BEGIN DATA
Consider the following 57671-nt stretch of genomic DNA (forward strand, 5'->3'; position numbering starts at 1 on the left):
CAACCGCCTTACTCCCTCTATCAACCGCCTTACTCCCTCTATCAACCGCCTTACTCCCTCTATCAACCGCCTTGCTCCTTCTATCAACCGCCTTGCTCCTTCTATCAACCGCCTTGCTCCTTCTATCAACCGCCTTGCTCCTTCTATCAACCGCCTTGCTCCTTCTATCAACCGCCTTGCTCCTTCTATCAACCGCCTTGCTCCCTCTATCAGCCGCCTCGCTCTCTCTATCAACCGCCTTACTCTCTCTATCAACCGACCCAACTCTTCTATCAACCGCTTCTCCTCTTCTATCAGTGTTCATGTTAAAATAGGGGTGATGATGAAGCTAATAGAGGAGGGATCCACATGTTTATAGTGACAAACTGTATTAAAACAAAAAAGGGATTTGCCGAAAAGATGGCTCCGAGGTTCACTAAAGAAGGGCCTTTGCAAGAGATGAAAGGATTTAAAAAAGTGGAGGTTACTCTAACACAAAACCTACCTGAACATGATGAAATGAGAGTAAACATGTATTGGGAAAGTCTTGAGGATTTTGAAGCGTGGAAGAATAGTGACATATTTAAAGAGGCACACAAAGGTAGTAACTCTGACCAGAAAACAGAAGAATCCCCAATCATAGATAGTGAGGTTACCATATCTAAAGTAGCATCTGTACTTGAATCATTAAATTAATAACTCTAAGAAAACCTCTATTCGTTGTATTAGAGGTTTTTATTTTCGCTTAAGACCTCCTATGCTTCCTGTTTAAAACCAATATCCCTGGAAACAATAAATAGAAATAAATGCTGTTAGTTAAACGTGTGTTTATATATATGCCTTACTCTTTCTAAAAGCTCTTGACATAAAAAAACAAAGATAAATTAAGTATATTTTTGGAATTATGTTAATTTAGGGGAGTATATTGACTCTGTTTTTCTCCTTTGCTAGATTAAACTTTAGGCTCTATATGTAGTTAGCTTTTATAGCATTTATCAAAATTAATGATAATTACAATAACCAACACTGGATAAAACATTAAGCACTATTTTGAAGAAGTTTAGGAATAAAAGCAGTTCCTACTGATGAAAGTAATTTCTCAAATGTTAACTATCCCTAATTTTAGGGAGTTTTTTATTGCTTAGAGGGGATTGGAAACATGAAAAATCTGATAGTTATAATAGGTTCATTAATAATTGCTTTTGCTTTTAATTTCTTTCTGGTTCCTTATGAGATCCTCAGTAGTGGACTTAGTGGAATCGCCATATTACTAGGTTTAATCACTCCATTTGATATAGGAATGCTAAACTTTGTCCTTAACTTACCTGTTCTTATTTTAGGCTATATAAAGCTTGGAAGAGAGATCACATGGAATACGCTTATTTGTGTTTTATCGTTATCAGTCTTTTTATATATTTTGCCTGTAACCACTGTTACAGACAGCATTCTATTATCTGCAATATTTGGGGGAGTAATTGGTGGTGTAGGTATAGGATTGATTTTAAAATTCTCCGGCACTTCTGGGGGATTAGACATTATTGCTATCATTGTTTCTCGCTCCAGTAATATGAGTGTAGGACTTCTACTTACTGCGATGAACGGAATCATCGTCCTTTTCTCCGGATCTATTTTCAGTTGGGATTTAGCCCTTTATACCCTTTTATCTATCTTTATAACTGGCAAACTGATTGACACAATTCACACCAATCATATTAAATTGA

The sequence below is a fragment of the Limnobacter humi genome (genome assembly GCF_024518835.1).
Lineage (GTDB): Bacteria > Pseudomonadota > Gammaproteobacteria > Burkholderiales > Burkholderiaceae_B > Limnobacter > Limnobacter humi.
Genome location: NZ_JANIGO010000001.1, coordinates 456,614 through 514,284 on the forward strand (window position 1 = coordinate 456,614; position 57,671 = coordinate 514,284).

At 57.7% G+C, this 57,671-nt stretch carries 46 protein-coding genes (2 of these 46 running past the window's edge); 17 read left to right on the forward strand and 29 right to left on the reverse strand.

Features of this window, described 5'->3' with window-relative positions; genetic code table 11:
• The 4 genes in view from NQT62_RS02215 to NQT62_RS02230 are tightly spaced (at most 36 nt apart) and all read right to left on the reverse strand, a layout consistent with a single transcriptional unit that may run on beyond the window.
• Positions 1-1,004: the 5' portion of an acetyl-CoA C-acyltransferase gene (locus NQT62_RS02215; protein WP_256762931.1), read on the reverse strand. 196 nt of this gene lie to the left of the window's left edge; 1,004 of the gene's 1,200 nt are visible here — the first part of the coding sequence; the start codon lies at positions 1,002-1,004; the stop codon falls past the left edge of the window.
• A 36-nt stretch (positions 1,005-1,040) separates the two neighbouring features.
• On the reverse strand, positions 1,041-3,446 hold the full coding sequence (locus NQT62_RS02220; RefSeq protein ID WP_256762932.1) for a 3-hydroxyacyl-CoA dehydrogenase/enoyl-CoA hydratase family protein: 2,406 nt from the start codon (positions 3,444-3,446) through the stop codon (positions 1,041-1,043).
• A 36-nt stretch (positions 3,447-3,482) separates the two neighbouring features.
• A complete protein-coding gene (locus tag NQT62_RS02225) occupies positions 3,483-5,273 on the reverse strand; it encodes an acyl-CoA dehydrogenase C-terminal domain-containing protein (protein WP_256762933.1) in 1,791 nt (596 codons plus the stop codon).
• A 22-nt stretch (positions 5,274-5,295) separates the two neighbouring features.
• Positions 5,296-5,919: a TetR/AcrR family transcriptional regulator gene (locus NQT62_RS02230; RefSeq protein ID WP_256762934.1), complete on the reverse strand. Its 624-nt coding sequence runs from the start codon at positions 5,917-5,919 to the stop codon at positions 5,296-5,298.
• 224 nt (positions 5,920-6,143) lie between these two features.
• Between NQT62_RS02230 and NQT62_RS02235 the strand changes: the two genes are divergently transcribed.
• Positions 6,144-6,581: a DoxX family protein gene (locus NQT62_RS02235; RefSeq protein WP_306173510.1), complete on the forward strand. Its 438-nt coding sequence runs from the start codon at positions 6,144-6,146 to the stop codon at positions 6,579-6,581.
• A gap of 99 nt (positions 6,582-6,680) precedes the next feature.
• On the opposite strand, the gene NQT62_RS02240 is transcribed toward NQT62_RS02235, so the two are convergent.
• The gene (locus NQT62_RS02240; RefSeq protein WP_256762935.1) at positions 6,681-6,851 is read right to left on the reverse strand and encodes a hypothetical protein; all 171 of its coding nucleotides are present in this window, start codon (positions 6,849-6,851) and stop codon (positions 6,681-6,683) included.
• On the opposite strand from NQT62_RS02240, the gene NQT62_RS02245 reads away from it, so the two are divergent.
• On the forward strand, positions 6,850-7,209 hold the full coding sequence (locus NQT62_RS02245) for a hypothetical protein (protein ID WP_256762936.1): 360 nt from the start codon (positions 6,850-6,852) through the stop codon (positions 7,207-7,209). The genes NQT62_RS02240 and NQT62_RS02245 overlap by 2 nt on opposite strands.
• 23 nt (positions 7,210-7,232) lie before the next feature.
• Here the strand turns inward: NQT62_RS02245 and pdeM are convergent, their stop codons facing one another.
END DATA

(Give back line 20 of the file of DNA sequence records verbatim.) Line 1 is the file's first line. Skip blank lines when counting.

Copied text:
• On the opposite strand, the gene NQT62_RS02240 is transcribed toward NQT62_RS02235, so the two are convergent.